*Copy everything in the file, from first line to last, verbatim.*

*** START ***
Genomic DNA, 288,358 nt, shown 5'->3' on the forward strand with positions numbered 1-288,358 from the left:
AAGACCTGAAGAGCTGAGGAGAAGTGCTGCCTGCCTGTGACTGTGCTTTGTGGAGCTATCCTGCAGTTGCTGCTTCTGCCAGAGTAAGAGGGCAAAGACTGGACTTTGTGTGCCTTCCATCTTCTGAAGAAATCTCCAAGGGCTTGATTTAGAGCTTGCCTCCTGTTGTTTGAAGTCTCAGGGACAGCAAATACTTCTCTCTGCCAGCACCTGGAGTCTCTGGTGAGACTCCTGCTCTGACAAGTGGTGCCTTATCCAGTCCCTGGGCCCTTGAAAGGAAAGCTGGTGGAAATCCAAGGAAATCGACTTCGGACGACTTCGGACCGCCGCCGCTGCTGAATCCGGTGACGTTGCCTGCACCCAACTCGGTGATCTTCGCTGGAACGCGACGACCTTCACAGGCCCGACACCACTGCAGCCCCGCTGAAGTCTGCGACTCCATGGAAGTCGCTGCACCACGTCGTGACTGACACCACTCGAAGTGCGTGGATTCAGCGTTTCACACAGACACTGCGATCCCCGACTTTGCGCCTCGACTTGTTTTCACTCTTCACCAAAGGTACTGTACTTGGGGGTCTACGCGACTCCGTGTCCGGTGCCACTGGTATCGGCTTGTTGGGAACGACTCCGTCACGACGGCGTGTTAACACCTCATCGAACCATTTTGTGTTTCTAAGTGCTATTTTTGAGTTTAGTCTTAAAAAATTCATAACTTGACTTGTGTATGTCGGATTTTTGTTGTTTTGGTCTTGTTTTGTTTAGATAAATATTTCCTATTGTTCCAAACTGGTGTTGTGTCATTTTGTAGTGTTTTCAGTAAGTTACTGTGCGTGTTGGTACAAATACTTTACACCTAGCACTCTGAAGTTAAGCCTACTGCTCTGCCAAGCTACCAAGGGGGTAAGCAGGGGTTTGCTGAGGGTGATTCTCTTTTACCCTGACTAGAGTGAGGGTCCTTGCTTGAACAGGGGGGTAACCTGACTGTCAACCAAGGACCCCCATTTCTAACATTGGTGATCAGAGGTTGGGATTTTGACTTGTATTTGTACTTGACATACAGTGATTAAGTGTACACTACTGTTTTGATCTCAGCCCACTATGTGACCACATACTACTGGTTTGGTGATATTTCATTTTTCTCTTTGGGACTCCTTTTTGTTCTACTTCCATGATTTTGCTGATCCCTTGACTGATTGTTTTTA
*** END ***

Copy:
Genomic DNA, 288,358 nt, shown 5'->3' on the forward strand with positions numbered 1-288,358 from the left:
AAGACCTGAAGAGCTGAGGAGAAGTGCTGCCTGCCTGTGACTGTGCTTTGTGGAGCTATCCTGCAGTTGCTGCTTCTGCCAGAGTAAGAGGGCAAAGACTGGACTTTGTGTGCCTTCCATCTTCTGAAGAAATCTCCAAGGGCTTGATTTAGAGCTTGCCTCCTGTTGTTTGAAGTCTCAGGGACAGCAAATACTTCTCTCTGCCAGCACCTGGAGTCTCTGGTGAGACTCCTGCTCTGACAAGTGGTGCCTTATCCAGTCCCTGGGCCCTTGAAAGGAAAGCTGGTGGAAATCCAAGGAAATCGACTTCGGACGACTTCGGACCGCCGCCGCTGCTGAATCCGGTGACGTTGCCTGCACCCAACTCGGTGATCTTCGCTGGAACGCGACGACCTTCACAGGCCCGACACCACTGCAGCCCCGCTGAAGTCTGCGACTCCATGGAAGTCGCTGCACCACGTCGTGACTGACACCACTCGAAGTGCGTGGATTCAGCGTTTCACACAGACACTGCGATCCCCGACTTTGCGCCTCGACTTGTTTTCACTCTTCACCAAAGGTACTGTACTTGGGGGTCTACGCGACTCCGTGTCCGGTGCCACTGGTATCGGCTTGTTGGGAACGACTCCGTCACGACGGCGTGTTAACACCTCATCGAACCATTTTGTGTTTCTAAGTGCTATTTTTGAGTTTAGTCTTAAAAAATTCATAACTTGACTTGTGTATGTCGGATTTTTGTTGTTTTGGTCTTGTTTTGTTTAGATAAATATTTCCTATTGTTCCAAACTGGTGTTGTGTCATTTTGTAGTGTTTTCAGTAAGTTACTGTGCGTGTTGGTACAAATACTTTACACCTAGCACTCTGAAGTTAAGCCTACTGCTCTGCCAAGCTACCAAGGGGGTAAGCAGGGGTTTGCTGAGGGTGATTCTCTTTTACCCTGACTAGAGTGAGGGTCCTTGCTTGAACAGGGGGGTAACCTGACTGTCAACCAAGGACCCCCATTTCTAACATTGGTGATCAGAGGTTGGGATTTTGACTTGTATTTGTACTTGACATACAGTGATTAAGTGTACACTACTGTTTTGATCTCAGCCCACTATGTGACCACATACTACTGGTTTGGTGATATTTCATTTTTCTCTTTGGGACTCCTTTTTGTTCTACTTCCATGATTTTGCTGATCCCTTGACTGATTGTTTTTA